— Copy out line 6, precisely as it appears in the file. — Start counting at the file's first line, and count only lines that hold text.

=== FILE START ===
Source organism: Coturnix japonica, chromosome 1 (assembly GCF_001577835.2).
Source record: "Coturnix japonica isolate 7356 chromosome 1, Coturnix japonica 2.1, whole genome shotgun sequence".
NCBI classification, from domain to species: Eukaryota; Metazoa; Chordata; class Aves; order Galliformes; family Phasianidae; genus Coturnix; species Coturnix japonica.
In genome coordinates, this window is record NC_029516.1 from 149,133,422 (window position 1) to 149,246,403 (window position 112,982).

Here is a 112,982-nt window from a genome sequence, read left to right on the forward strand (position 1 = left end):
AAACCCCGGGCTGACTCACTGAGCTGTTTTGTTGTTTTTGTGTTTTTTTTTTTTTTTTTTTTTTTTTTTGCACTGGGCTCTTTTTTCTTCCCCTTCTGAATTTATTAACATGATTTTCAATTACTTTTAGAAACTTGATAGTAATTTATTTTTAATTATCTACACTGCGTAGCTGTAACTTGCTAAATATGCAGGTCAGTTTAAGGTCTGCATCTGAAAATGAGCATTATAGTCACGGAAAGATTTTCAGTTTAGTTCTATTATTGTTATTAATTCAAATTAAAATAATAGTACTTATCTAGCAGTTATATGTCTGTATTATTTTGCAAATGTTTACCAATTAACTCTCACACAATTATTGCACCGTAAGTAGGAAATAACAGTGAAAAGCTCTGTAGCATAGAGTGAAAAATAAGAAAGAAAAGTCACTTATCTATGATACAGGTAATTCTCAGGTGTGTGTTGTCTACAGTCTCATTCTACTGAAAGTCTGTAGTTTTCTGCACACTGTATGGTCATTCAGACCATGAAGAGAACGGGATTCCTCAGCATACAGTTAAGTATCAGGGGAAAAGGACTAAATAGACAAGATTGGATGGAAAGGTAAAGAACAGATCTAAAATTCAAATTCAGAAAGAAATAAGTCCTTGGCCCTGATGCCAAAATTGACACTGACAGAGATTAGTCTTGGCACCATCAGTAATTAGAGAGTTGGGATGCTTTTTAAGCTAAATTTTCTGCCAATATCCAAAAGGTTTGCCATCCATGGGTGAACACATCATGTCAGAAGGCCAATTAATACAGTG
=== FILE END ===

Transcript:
AAACCCCGGGCTGACTCACTGAGCTGTTTTGTTGTTTTTGTGTTTTTTTTTTTTTTTTTTTTTTTTTTTGCACTGGGCTCTTTTTTCTTCCCCTTCTGAATTTATTAACATGATTTTCAATTACTTTTAGAAACTTGATAGTAATTTATTTTTAATTATCTACACTGCGTAGCTGTAACTTGCTAAATATGCAGGTCAGTTTAAGGTCTGCATCTGAAAATGAGCATTATAGTCACGGAAAGATTTTCAGTTTAGTTCTATTATTGTTATTAATTCAAATTAAAATAATAGTACTTATCTAGCAGTTATATGTCTGTATTATTTTGCAAATGTTTACCAATTAACTCTCACACAATTATTGCACCGTAAGTAGGAAATAACAGTGAAAAGCTCTGTAGCATAGAGTGAAAAATAAGAAAGAAAAGTCACTTATCTATGATACAGGTAATTCTCAGGTGTGTGTTGTCTACAGTCTCATTCTACTGAAAGTCTGTAGTTTTCTGCACACTGTATGGTCATTCAGACCATGAAGAGAACGGGATTCCTCAGCATACAGTTAAGTATCAGGGGAAAAGGACTAAATAGACAAGATTGGATGGAAAGGTAAAGAACAGATCTAAAATTCAAATTCAGAAAGAAATAAGTCCTTGGCCCTGATGCCAAAATTGACACTGACAGAGATTAGTCTTGGCACCATCAGTAATTAGAGAGTTGGGATGCTTTTTAAGCTAAATTTTCTGCCAATATCCAAAAGGTTTGCCATCCATGGGTGAACACATCATGTCAGAAGGCCAATTAATACAGTG